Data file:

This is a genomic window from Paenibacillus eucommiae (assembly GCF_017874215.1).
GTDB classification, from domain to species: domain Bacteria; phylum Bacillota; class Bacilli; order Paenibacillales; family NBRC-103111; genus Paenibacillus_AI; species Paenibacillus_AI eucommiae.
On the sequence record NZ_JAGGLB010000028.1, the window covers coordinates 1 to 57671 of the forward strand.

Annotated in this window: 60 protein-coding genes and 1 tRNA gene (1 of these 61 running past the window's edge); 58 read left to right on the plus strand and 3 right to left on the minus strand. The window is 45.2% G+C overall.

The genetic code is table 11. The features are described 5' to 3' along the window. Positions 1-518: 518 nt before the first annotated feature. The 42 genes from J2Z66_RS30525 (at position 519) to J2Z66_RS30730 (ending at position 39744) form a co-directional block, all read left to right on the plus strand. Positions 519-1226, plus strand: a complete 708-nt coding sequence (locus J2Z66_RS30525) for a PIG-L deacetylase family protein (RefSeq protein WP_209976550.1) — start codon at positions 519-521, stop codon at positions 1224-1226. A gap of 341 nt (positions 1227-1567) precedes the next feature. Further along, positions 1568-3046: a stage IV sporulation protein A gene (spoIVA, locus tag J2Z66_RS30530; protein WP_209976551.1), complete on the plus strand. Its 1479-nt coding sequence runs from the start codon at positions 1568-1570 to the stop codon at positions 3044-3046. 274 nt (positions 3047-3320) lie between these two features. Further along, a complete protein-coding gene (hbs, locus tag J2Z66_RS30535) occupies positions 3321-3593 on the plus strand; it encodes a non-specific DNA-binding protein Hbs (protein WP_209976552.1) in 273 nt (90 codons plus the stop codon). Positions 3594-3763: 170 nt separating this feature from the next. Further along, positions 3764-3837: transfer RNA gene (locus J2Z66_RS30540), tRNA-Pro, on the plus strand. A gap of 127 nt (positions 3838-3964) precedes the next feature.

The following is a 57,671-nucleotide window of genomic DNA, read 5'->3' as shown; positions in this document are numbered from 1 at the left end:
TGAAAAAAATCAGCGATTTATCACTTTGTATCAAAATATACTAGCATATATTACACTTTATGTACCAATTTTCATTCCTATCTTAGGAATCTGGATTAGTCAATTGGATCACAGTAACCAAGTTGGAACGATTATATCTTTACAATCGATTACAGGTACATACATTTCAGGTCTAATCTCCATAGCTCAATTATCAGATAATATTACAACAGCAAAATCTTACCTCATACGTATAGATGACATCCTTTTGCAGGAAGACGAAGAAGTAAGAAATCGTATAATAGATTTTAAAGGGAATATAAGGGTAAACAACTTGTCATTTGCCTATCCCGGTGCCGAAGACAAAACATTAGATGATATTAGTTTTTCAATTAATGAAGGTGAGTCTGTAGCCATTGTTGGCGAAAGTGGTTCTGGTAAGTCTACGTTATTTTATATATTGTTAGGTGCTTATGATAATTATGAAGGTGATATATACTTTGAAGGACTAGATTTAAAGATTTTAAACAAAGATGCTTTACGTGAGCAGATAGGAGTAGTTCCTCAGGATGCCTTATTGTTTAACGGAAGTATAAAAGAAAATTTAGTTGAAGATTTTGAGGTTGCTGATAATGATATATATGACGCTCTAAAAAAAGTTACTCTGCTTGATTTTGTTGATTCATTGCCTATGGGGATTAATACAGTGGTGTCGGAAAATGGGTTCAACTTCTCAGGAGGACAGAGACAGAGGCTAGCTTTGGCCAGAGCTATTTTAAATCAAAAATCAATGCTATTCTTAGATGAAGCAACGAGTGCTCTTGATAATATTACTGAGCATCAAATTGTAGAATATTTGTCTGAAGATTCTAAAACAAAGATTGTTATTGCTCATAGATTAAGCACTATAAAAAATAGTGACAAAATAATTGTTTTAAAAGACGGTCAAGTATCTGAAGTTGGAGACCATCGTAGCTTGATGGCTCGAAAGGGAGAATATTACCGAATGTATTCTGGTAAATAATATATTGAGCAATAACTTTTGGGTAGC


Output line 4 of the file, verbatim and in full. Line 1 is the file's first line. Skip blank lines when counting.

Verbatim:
Annotated in this window: 60 protein-coding genes and 1 tRNA gene (1 of these 61 running past the window's edge); 58 read left to right on the plus strand and 3 right to left on the minus strand. The window is 45.2% G+C overall.